```
clf.predict_proba([X_test[0]])
```

```
clf = DecisionTreeClassifier(max_depth=3, random_state=0, criterion="entropy").fit(X_train, y_train)
```

```
clf.plot()
```

```
clf.score(X_train, y_train)
```

```
clf.score(X_test, y_test)
```

Here is a sample where we are only 75% sure that it is class 2, since only 3 of the 4 samples in its leaf are class 2.

```
clf.predict([X_test[20]])
```

```
clf.predict_proba([X_test[20]])
```

A popular and effective way to reduce overfitting is to create a "forest" of weak decision trees and use them together (for example, random forests). This is beyond the scope of this notebook.

## Information gain & splits

Let's talk a little bit more about how trees use entropy (or alternatively Gini) to determine splits.

Information gain is calculated by cycling through all possible splits in the training set. Practically this is the process:

- Select the first feature.
- Pick the halfway point between the first sample and the second sample.
- Calculate the entropy of the two child nodes if a split is made at that point.
- Repeat steps 2 and 3 for all midpoints for this feature.
- Go back to step 1 and repeat for all features.

At the end, pick the feature and split that has the lowest weighted summation of the entropies for the two child nodes.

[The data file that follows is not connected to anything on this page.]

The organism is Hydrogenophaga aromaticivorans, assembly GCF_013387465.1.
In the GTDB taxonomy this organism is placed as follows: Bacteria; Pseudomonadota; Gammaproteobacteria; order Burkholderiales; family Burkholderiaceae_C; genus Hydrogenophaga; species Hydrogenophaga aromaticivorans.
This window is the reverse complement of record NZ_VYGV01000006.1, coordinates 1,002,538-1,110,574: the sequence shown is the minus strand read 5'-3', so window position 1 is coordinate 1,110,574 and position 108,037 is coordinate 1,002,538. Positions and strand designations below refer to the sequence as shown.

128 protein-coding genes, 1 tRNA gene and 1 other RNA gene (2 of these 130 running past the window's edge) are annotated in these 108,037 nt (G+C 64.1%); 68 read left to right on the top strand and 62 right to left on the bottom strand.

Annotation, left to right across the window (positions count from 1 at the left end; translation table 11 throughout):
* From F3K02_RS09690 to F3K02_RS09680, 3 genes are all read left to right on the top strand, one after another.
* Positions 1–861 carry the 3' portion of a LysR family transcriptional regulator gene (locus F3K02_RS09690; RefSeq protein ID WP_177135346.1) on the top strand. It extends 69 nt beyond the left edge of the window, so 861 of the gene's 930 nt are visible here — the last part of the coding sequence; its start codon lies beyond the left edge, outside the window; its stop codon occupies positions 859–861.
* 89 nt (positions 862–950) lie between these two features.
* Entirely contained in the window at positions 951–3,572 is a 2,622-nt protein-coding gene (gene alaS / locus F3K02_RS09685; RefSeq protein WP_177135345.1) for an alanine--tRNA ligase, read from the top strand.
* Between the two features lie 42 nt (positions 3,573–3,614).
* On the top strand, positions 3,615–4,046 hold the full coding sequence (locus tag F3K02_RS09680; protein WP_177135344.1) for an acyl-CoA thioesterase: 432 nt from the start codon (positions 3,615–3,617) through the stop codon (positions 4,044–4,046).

Again, information gain is the difference in entropy of the parent node and the weighted summation of entropies of the two child nodes. Since the entropy of the parent node is the same for each potential split that we try, we only need to calculate the entropies of the child nodes for a split and find the split that minimizes their weighted sum since that will maximize the information gained.

Here's the formula for information gain (IG), where $H_{parent}$ is the entropy of the parent node, $N_{left}$ is the number of samples in the left child, $H_{left}$ is the entropy of the left child, $N_{right}$ is the number of samples in the right child, $H_{right}$ is the entropy of the right child:

$IG = H_{parent} - (N_{left} H_{left} + N_{right} H_{right})$

Here's a tree with a max depth of 1 using entropy to split:

```
clf = DecisionTreeClassifier(random_state=42, max_depth=1, criterion="entropy").fit(X_train, y_train)
```

```
clf.plot()
```

Let's implement our entropy calculation. As a reminder, the formula is: